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KTNV 13 Action News

Mother of motorcyclist killed in crash warns drivers of '100 Deadliest Days'

By Jaewon Jung,


Memorial Day kicked off the unofficial start of summer, but it also serves as a grim reminder of the alarming fatal crashes nationwide.

The period between Memorial Day and Labor Day, when the number of deadly crashes spike nationwide, is known as the "100 Deadliest Days."

In Nevada, traffic-related fatalities are a big problem with 396 people losing their lives to them in 2022.

On Memorial Day, police said a motorcyclist lost his life in crash involving a motorcycle and bicycle in the east Las Vegas valley.

The crash happened just after 10:30 p.m. on Desert Inn East of Mojave.

Family members identified the motorcyclist as 26-year-old Edgar Carabes.

"He was strong and made me strong," said mother Connie Gonzalez. "No matter how times went, he was there."

According to the Nevada Office of Traffic Safety, there have already been 107 deaths this year on our roads through April. 69 of them are from Clark County.

"Since the start of the pandemic, we've had two contributing causes to fatal crashes overwhelmingly," said director of Road Equity Alliance Project Erin Breen. "Speed and impairment."

Road Equity Alliance Project is a group which is part of the Transportation Research Center at UNLV, working to improve safety on roads particularly for pedestrians in Clark County.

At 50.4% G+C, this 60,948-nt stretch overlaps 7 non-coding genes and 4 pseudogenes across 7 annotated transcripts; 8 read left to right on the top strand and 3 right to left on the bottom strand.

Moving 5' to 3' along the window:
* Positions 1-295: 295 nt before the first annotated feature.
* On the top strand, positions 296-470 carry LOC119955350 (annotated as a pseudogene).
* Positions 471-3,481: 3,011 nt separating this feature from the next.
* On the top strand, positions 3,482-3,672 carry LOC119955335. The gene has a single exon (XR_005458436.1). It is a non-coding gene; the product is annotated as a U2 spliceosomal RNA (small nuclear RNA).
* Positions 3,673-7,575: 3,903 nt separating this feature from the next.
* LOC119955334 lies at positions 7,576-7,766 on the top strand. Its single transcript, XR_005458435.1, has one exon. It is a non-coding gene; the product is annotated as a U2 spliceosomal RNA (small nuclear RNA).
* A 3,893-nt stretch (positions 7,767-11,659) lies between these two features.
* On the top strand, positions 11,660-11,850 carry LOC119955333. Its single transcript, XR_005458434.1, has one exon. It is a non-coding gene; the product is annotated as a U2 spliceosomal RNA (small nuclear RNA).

Traffic safety is a personal issue to Breen.

"In fact, 45 years ago a dear friend of mine was killed in a crash here in Las Vegas," Breen said. "It was Memorial Day weekend, so Memorial Day weekend is always something I gravitate towards."

Years later, Breen said her daughter was also involved in a near fatal crash traveling home from Southern California.

"It was a car full of young people," she said. "No sleep, missed a turn off, over-corrected and when she over-corrected she rolled the vehicle. Really what saved all of them was she rolled it off of the freeway into a V culvert."

Breen said everyone is impacted by deadly crashes and there's a reason why they happen more often this time of year.

"You're on vacation, you're not keeping a schedule," she said. "You're partying more than you usually do."

AAA Nevada spokesperson John Treanor said it's important drivers exercise extra caution this time of year.

"Many Americans are driving this summer for the first time in a long time, as COVID restrictions stop them from taking road trips or taking their family. That being said, during the pandemic, the AAA Foundation for Traffic Safety saw an increase in the number of very dangerous activities behind the wheel, namely driving under the influence and distracted driving," Treanor said. "And those things lead to an increase in crashes as well. So we think it's a great time to remind people to use common sense behind the wheel."

Gonzales hopes her son's death serves as a reminder to every driver to slow down and be careful.

"Watch for everyone, whether it's a motorcyclist, a person on a bike, a person in a wheelchair," Gonzales said. "Accidents always happen but they don't need to if we're extra careful."

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